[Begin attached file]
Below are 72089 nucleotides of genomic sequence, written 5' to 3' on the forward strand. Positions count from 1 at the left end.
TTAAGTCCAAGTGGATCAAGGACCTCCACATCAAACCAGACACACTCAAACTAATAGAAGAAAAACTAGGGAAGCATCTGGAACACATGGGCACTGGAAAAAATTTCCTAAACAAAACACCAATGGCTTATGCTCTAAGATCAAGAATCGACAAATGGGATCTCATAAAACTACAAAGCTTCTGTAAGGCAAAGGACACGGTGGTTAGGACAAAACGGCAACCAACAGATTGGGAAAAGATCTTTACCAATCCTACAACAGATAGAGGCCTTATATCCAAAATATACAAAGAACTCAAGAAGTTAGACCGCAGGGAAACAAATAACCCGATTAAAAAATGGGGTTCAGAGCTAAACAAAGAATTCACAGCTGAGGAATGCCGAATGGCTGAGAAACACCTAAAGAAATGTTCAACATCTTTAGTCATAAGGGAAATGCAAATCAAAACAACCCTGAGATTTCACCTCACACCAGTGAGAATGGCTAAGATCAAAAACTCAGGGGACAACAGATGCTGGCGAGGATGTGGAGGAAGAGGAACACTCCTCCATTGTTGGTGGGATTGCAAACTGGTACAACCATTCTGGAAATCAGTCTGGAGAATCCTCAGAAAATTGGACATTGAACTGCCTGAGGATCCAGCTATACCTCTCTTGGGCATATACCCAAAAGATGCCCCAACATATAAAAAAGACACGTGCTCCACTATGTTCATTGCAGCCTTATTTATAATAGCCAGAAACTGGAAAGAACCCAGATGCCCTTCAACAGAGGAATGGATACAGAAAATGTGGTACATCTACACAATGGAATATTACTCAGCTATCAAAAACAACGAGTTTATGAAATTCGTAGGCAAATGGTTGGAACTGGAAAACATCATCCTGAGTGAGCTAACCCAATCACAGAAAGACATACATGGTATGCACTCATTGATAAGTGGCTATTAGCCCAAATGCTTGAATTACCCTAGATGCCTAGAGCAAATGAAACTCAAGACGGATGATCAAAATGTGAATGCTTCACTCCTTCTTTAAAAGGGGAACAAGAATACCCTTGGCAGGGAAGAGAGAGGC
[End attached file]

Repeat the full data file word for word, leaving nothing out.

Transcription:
Below are 72089 nucleotides of genomic sequence, written 5' to 3' on the forward strand. Positions count from 1 at the left end.
TTAAGTCCAAGTGGATCAAGGACCTCCACATCAAACCAGACACACTCAAACTAATAGAAGAAAAACTAGGGAAGCATCTGGAACACATGGGCACTGGAAAAAATTTCCTAAACAAAACACCAATGGCTTATGCTCTAAGATCAAGAATCGACAAATGGGATCTCATAAAACTACAAAGCTTCTGTAAGGCAAAGGACACGGTGGTTAGGACAAAACGGCAACCAACAGATTGGGAAAAGATCTTTACCAATCCTACAACAGATAGAGGCCTTATATCCAAAATATACAAAGAACTCAAGAAGTTAGACCGCAGGGAAACAAATAACCCGATTAAAAAATGGGGTTCAGAGCTAAACAAAGAATTCACAGCTGAGGAATGCCGAATGGCTGAGAAACACCTAAAGAAATGTTCAACATCTTTAGTCATAAGGGAAATGCAAATCAAAACAACCCTGAGATTTCACCTCACACCAGTGAGAATGGCTAAGATCAAAAACTCAGGGGACAACAGATGCTGGCGAGGATGTGGAGGAAGAGGAACACTCCTCCATTGTTGGTGGGATTGCAAACTGGTACAACCATTCTGGAAATCAGTCTGGAGAATCCTCAGAAAATTGGACATTGAACTGCCTGAGGATCCAGCTATACCTCTCTTGGGCATATACCCAAAAGATGCCCCAACATATAAAAAAGACACGTGCTCCACTATGTTCATTGCAGCCTTATTTATAATAGCCAGAAACTGGAAAGAACCCAGATGCCCTTCAACAGAGGAATGGATACAGAAAATGTGGTACATCTACACAATGGAATATTACTCAGCTATCAAAAACAACGAGTTTATGAAATTCGTAGGCAAATGGTTGGAACTGGAAAACATCATCCTGAGTGAGCTAACCCAATCACAGAAAGACATACATGGTATGCACTCATTGATAAGTGGCTATTAGCCCAAATGCTTGAATTACCCTAGATGCCTAGAGCAAATGAAACTCAAGACGGATGATCAAAATGTGAATGCTTCACTCCTTCTTTAAAAGGGGAACAAGAATACCCTTGGCAGGGAAGAGAGAGGC